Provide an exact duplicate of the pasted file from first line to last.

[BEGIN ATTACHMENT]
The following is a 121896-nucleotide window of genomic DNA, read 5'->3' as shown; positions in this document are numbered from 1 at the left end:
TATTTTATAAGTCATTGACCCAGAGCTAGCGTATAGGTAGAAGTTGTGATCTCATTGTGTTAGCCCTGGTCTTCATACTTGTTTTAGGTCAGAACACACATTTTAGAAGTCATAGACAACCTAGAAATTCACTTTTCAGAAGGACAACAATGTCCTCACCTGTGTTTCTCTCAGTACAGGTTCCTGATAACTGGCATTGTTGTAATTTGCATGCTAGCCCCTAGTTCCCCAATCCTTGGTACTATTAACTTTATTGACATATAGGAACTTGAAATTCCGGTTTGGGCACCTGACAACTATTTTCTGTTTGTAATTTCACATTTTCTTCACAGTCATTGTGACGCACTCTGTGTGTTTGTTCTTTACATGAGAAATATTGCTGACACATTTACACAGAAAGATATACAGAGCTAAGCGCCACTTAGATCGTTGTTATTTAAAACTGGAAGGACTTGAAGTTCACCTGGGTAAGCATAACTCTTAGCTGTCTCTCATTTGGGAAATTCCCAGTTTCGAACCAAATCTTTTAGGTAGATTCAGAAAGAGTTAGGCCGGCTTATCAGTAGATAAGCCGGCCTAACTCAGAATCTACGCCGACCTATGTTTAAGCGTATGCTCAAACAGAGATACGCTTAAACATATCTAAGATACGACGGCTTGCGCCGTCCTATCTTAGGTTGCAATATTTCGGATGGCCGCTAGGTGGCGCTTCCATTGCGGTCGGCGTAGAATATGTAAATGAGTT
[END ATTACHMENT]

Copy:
The following is a 121896-nucleotide window of genomic DNA, read 5'->3' as shown; positions in this document are numbered from 1 at the left end:
TATTTTATAAGTCATTGACCCAGAGCTAGCGTATAGGTAGAAGTTGTGATCTCATTGTGTTAGCCCTGGTCTTCATACTTGTTTTAGGTCAGAACACACATTTTAGAAGTCATAGACAACCTAGAAATTCACTTTTCAGAAGGACAACAATGTCCTCACCTGTGTTTCTCTCAGTACAGGTTCCTGATAACTGGCATTGTTGTAATTTGCATGCTAGCCCCTAGTTCCCCAATCCTTGGTACTATTAACTTTATTGACATATAGGAACTTGAAATTCCGGTTTGGGCACCTGACAACTATTTTCTGTTTGTAATTTCACATTTTCTTCACAGTCATTGTGACGCACTCTGTGTGTTTGTTCTTTACATGAGAAATATTGCTGACACATTTACACAGAAAGATATACAGAGCTAAGCGCCACTTAGATCGTTGTTATTTAAAACTGGAAGGACTTGAAGTTCACCTGGGTAAGCATAACTCTTAGCTGTCTCTCATTTGGGAAATTCCCAGTTTCGAACCAAATCTTTTAGGTAGATTCAGAAAGAGTTAGGCCGGCTTATCAGTAGATAAGCCGGCCTAACTCAGAATCTACGCCGACCTATGTTTAAGCGTATGCTCAAACAGAGATACGCTTAAACATATCTAAGATACGACGGCTTGCGCCGTCCTATCTTAGGTTGCAATATTTCGGATGGCCGCTAGGTGGCGCTTCCATTGCGGTCGGCGTAGAATATGTAAATGAGTT